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Money and Morals (NYT)
Paul Krugman argues that Charles Murray's new book gets cause and effect backwards: inequality isn't on the rise because liberals have undermined traditional families; rising inequality is corroding traditional families like a vat of acid.
Mean-Spirited, Bad Economics (Baseline Scenario)
Simon Johnson notes that during the 1930s we realized the value of having a social safety net, but now that the unemployed are stuck walking the tight rope for longer than anyone expected, the GOP wants to cut open the net and let them fall.
The Mortgage Deal with the Devil (TAP)
Robert Kuttner writes that the mortgage settlement might just about rise to the level of "better than nothing" if Eric Schneiderman's success in whittling down the immunity deal means prosecutors will get serious about the banks' larger crimes.
Schneiderman: Settlement deal a `small’ but `significant’ step towards real accountability (WaPo)
For his part, New York's AG predicted that this settlement will lay the groundwork for a more satisfying, comprehensive resolution and attempted to reassure those who view it not as one small step for homeowners but one giant leap for bank-kind.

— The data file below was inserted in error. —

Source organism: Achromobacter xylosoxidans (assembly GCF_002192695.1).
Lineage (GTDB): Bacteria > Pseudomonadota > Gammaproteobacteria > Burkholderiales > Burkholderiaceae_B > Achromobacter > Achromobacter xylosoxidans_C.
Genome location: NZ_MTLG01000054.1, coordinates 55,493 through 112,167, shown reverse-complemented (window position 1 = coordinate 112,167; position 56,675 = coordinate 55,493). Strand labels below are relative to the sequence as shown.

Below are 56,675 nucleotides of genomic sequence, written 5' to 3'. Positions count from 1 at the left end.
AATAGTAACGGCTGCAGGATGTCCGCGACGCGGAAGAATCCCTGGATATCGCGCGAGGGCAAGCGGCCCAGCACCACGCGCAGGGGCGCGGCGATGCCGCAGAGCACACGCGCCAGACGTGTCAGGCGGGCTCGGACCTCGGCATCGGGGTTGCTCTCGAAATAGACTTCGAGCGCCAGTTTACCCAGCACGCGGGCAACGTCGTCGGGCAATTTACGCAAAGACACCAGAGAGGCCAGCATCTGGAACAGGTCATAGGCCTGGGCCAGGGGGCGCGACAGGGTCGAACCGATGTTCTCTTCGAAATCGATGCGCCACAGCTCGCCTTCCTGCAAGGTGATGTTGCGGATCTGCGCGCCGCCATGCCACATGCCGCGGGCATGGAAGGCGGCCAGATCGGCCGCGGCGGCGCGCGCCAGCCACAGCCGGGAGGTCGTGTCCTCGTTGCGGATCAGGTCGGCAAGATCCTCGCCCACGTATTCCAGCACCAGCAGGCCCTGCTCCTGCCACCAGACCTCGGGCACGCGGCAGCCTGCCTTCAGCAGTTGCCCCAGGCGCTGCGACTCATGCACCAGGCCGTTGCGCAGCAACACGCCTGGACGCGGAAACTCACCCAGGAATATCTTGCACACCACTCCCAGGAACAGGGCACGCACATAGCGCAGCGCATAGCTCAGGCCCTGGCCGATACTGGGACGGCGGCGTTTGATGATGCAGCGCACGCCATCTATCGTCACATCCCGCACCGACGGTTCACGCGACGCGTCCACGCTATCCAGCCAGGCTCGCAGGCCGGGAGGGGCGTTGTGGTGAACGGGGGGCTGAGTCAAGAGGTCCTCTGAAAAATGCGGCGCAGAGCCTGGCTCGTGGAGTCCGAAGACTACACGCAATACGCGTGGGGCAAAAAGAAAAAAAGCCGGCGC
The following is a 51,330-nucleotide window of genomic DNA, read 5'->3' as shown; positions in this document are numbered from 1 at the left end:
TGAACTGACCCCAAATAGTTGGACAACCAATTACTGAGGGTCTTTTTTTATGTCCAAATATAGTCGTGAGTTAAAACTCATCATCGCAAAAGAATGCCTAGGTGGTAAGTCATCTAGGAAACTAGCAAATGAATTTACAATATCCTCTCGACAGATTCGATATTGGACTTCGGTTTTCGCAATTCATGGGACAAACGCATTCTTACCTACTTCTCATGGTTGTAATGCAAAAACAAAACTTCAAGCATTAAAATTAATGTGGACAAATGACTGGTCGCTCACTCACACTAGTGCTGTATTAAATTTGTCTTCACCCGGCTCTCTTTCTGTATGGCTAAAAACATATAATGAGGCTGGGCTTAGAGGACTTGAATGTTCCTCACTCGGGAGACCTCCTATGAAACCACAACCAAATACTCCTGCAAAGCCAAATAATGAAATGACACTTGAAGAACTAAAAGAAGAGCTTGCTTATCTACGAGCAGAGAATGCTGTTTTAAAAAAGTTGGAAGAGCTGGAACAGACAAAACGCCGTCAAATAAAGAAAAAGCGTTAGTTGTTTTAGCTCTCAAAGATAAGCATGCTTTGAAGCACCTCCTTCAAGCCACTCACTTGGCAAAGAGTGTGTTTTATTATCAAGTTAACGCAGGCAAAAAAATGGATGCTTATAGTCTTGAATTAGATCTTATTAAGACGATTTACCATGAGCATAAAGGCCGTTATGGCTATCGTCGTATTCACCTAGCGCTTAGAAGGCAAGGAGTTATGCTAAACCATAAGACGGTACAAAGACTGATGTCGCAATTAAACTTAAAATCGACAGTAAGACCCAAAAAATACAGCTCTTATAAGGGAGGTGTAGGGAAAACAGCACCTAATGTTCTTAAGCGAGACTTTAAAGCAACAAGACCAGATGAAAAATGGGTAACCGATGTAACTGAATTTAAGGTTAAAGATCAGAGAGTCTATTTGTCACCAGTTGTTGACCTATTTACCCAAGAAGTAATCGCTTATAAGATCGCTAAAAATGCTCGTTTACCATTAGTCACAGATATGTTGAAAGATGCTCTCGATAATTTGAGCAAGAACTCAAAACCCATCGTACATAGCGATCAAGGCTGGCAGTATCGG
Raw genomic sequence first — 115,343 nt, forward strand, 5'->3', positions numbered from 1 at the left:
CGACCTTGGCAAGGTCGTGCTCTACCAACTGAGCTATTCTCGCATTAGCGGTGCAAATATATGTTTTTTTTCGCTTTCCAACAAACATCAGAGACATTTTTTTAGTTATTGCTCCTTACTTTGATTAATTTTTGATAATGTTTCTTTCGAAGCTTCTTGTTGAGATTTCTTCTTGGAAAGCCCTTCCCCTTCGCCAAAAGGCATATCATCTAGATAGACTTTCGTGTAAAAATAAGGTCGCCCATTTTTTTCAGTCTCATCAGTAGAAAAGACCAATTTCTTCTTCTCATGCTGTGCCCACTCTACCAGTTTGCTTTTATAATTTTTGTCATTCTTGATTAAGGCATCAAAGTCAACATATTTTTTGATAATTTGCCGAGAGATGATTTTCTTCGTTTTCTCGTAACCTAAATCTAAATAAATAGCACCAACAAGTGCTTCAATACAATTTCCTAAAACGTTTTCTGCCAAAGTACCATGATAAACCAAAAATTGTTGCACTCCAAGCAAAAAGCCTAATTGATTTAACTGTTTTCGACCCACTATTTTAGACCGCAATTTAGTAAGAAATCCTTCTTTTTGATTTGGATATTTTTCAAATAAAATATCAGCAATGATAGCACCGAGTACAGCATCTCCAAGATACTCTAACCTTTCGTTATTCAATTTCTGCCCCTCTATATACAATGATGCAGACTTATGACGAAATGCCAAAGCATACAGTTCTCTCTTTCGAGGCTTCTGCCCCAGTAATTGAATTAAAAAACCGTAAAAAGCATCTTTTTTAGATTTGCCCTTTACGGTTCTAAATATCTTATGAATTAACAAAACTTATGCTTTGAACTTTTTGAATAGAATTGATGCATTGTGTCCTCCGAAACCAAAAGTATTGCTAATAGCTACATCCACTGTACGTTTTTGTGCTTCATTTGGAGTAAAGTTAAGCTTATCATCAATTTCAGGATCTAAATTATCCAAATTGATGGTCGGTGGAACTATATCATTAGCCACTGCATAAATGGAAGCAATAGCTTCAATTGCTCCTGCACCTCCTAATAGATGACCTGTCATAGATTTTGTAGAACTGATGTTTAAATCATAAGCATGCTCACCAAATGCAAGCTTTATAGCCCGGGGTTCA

Obama Advisers Offer Rosier Jobs Outlook (NYT)
The Obama administration says unemployment will drop to about 8 percent by the end of 2012, assuming the president's stimulus proposals pass and Europe and the Middle East don't melt down. And you know what happens when they assume.
Floundering Swing State Economies Could Doom Obama (Bloomberg)
Ezra Klein points out that while President Obama has a slight lead at the national level, voters in some key states like Pennsylvania and Ohio will struggle to find good answers if asked whether they're better off now than they were four years ago.
Rocky Recovery for Women (The Nation)
Laura Flanders notes that the latest jobs report contained more good news for men, whose unemployment rate now matches women's for the first time since 2007, and more of the same for women, who are barely experiencing the mancovery.
In Europe, Stagnation as a Way of Life (NYT)
Austerity is so far not having the magical growth-producing effects that Europe's fiscal hawks expected, and people are quickly growing tired of watching their leaders dote on the banks while telling them they have to grin and bear the pain.
The dark side of Germany's jobs miracle (Reuters)
Germany is often praised for its low unemployment, but with no nationwide minimum wage and some low-wage workers making as little as 55 cents an hour, those numbers are almost as sketchy as if "being unemployed" were counted as a job.
The GOP scrambles for a bogeyman (WaPo)
Harold Meyerson argues that if anyone longs for a return to the glory days of socialism, it's not Democrats and progressives, but Republicans who are having a much harder time branding opponents as ideological traitors and fifth columnists.
With additional research by Roosevelt Institute intern Elena Callahan.